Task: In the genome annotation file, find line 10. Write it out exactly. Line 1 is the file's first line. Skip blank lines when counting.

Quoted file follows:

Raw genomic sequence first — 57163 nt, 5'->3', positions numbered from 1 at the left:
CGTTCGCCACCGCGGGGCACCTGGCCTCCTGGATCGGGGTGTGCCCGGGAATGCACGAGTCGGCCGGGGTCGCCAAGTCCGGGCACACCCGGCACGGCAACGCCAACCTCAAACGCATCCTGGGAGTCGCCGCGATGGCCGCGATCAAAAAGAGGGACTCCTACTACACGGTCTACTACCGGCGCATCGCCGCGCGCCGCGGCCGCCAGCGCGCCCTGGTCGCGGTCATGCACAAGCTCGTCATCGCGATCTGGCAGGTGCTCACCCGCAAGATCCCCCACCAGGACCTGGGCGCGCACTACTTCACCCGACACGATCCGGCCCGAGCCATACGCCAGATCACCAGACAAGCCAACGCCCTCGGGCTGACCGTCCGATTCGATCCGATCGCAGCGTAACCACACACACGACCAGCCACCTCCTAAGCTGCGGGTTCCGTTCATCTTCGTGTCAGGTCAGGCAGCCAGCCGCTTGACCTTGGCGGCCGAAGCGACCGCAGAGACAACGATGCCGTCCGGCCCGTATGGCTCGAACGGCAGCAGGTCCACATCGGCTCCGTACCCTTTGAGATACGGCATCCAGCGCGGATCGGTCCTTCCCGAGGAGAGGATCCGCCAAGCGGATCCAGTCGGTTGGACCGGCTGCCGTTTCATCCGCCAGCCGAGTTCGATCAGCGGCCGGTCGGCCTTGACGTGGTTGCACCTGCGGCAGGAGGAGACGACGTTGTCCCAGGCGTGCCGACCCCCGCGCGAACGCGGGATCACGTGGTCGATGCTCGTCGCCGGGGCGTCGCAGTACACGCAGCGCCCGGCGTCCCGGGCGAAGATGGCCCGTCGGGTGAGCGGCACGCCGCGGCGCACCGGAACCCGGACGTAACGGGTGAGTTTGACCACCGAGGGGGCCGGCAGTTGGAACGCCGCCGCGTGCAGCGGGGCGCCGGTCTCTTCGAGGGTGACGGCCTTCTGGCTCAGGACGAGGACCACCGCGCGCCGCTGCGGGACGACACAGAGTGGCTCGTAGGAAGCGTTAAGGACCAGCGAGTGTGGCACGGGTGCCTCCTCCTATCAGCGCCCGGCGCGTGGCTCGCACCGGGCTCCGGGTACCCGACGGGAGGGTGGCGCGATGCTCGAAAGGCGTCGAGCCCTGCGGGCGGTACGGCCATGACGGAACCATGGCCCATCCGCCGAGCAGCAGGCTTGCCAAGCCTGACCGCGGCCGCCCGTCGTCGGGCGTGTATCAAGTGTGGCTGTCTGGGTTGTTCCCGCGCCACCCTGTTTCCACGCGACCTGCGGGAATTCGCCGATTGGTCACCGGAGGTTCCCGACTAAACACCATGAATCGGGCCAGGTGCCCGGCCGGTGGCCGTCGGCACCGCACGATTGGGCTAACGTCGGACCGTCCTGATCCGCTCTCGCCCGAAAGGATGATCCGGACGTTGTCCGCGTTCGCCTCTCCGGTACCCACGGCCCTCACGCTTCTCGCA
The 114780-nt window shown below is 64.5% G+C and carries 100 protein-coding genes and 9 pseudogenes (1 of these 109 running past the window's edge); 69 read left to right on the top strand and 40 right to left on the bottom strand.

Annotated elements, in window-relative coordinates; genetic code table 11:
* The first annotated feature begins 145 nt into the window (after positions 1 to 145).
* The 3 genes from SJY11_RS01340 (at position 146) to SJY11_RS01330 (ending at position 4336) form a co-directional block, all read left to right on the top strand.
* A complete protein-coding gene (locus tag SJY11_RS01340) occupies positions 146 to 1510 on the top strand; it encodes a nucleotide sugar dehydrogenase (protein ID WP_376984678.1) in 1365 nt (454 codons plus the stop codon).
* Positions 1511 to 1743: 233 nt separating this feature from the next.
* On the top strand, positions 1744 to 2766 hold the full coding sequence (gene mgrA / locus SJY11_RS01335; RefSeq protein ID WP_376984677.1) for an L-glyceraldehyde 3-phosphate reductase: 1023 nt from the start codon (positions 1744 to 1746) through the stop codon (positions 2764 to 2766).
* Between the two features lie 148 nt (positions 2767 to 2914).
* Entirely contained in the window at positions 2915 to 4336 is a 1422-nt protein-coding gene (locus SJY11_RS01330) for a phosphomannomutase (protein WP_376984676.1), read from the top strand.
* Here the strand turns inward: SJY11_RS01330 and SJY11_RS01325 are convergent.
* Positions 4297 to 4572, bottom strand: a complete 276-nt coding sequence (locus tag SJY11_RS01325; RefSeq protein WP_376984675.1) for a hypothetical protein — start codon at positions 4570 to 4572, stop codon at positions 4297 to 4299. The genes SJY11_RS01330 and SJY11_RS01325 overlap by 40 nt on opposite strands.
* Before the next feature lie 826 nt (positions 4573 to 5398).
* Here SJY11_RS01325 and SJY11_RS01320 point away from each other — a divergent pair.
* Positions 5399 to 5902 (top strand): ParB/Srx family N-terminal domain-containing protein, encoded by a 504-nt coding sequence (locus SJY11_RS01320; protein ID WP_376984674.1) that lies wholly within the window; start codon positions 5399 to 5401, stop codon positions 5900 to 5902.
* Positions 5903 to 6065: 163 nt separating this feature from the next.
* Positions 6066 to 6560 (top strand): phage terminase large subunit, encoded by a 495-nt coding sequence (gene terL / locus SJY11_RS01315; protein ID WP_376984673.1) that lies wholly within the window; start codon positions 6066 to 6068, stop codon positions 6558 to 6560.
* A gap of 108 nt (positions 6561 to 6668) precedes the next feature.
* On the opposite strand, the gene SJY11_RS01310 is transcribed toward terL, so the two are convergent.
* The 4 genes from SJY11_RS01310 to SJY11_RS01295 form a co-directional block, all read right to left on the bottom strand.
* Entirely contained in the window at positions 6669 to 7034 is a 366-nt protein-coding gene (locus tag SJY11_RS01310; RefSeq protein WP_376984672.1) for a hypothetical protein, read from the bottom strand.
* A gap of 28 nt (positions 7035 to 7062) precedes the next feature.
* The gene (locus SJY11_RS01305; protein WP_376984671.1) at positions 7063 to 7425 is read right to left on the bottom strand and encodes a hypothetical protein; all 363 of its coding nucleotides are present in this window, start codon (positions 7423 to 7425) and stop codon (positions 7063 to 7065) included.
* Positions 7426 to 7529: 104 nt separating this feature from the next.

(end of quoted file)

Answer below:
* Between the two features lie 148 nt (positions 2767 to 2914).